A Kentucky prosecutor said Friday his office would move to dismiss all charges against Kenneth Walker, the boyfriend of a Louisville EMT who was shot and killed by police earlier this month in what has been described as a botched drug raid, the Louisville Courier Journal reported.
Walker, 27, had been charged with attempted murder and assault on March 13 when police executed a warrant at Breonna Taylor’s home, where the two had been in bed. Thinking someone was breaking into the home, Walker took out his gun and fired a single shot as police battered open the front door, striking a police sergeant in the leg, as CrimeOnline previously reported.
Police opened fire in response, spraying the apartment with more than 20 rounds. Eight of them hit Taylor, killing her.
The warrant was obtained in connection with a drug investigation into Jamarcus Glover, who dated Taylor two years ago. Police believed Glover, who was arrested 10 miles away at almost the same time officers entered Taylor’s apartment, had been receiving drugs in the mail at Taylor’s home. The search there found no drugs.
Walker’s attorney said he was “thrilled” with the news, the Courier Journal said.
“Theoretically, they can bring it back,” he said, “but now he is freed from home incarceration and can go on with his life.”
Commonwealth’s Attorney Tom Wine said Friday that charges against Walker could be brought again to a grand jury.
“I believe that additional investigation is necessary,” Wine said.
Wine defended the officers who executed the warrant that night, saying that although they had obtained a “no knock” warrant that didn’t require they announce themselves, they had decided before arriving at Taylor’s home to knock and announce. Wine said that the evidence shows police knocked several times before using a battering ram to enter the apartment.
Allegations that police didn’t knock, he said, are “clearly refuted by one person inside that apartment who knows best what happened — Walker.”
Wine played excerpts of Walker’s statement to police that night, in which he said that he and Taylor were watching a movie when they heard loud knocking on the door. As it was after midnight, Walker said, “she was scared to death, and me too.” Taylor yelled “at the top of her lungs, ‘Who is it?'” Walker said, and there was no answer, but more banging — “Boom! Boom! Boom! Boom!”
Walker told police he fired one shot just as the door was knocked off its hinges and that he aimed down. “I didn’t want to kill anyone,” he said.” I just wanted to get them out of there.”
It wasn’t until after police opened fire, he said, that “I saw it was police.”
Wine also played excerpts of Sgt. John Mattingly, the officer hit by Walker’s bullet, who said that officers announced they were police and had a warrant on “six or seven occasions.” Mattingly said when the door was opened, he saw Walker and Taylor in a hallway. Walker, he said, was in a “stretched-out position with his hands with a gun,” and he fired “like he was at a shooting range.”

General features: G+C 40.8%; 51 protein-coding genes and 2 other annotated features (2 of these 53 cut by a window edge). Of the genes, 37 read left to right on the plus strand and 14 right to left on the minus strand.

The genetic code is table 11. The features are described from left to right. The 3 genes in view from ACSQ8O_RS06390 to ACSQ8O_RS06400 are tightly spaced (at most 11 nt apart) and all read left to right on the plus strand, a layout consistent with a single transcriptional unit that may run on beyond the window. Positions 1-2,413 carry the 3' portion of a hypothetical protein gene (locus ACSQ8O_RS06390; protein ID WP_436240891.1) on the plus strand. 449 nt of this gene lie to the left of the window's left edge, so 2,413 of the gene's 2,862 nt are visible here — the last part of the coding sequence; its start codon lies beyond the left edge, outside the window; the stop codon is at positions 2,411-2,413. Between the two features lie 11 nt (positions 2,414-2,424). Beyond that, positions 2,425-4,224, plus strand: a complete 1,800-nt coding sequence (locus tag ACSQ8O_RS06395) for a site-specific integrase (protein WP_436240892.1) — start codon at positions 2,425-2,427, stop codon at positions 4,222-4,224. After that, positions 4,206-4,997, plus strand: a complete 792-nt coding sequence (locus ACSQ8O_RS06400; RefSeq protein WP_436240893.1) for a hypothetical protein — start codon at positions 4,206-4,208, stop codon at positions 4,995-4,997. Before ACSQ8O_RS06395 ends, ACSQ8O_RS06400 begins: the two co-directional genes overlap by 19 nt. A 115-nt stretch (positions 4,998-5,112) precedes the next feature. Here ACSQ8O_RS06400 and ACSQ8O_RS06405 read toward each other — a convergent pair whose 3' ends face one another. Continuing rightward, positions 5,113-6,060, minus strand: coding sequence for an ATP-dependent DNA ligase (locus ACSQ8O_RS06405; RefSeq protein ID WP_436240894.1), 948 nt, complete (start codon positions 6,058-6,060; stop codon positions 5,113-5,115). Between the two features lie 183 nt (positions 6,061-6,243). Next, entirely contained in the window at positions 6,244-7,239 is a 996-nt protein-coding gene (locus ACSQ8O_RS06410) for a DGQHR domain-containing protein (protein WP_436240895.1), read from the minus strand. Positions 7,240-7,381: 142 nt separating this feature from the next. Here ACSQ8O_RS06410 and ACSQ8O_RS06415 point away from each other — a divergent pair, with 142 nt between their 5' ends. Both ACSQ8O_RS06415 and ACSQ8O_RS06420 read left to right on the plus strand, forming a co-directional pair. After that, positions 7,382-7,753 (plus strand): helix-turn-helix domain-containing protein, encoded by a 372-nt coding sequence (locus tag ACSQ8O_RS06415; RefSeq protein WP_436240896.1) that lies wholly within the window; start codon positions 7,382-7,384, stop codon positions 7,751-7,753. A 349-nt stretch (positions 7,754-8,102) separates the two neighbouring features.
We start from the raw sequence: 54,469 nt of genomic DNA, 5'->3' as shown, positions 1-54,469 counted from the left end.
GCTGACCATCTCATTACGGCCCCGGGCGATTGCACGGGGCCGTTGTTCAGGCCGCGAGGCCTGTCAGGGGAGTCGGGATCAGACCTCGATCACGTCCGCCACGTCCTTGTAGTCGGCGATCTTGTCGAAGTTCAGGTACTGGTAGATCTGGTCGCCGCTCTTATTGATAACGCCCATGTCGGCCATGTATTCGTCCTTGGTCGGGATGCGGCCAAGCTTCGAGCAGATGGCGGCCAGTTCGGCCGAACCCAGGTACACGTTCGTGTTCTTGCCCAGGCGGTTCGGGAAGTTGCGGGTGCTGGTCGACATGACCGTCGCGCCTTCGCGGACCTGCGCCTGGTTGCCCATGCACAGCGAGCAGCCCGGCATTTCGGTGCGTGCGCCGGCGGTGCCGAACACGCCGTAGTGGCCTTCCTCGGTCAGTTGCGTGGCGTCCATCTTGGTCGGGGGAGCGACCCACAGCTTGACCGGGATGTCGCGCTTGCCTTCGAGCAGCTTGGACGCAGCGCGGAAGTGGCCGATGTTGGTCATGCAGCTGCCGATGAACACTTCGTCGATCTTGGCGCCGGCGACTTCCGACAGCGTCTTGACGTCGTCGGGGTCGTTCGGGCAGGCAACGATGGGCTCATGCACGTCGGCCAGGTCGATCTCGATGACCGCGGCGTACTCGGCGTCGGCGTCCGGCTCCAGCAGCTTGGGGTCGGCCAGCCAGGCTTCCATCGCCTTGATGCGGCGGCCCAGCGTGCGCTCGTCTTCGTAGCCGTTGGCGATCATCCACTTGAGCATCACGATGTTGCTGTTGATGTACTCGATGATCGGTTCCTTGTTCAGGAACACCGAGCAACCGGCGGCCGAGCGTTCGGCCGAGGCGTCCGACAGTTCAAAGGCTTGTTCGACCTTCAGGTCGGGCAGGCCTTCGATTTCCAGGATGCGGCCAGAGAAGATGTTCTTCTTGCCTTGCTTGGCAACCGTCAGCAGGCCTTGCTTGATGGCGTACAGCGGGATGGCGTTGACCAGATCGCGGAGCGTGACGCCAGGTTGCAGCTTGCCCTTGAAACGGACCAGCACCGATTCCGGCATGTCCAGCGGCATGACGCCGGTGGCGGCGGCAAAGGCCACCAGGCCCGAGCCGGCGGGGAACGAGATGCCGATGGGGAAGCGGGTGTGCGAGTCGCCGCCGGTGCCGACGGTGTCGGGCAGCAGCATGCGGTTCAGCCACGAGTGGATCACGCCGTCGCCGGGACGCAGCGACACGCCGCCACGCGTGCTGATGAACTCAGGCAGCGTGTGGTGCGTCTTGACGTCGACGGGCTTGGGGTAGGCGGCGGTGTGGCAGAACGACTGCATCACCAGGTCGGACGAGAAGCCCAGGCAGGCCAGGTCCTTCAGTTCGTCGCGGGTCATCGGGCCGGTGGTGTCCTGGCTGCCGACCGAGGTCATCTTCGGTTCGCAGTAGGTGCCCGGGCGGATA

Walker’s gun was licensed, and he has a concealed carry permit.
Wine hinted that he was leaning toward reintroducing the charges when he said that a jury would ultimately have to decide if they believed Walker when he said he didn’t hear it, and the jury’s decision would hinge on “what you think of his credibility.”
Wine dismissed complaints from Walker’s attorney that prosecutors had been unethical by not disclosing to the first grand jury that Walker said he didn’t know the intruders were officers, saying they are not required to present exculpatory evidence to a grand jury. But, he said, more information from Walker’s statement should have been presented, and he said that if the case is brought to a grand jury again, Walker will be called to testify.
Wine began his comments with condolences to Taylor’s family. “No amount of cocaine or marijuana or other drug or money from the sale of drugs if worth the life of one person like Breonna Taylor or a police officer,” he said.
Wine also countered what he said was “a tremendous amount of false information that has been disseminated.” Mattingly was not hit by “friendly fire,” he said, despite reports to that effect, and Walker did not call 911 before police entered, as initial reports said.
Civil rights attorney Ben Crump, one of the lawyers representing Taylor’s family in their wrongful death suit against Louisville police, said in a statement that the charges “never should have been filed” and the dismissal was “a belated victory for justice.” Taylor and Walker, he said, “did everything right the night police ambushed their home.
“They asked several times who was at the front door without a response. Kenneth fired a non-lethal warning shot from a legally registered gun. Unlike the police, he did not shoot to kill.”
For the latest true crime and justice news, subscribe to the ‘Crime Stories with Nancy Grace’ podcast:
[Featured image: Breonna Taylor/Facebook]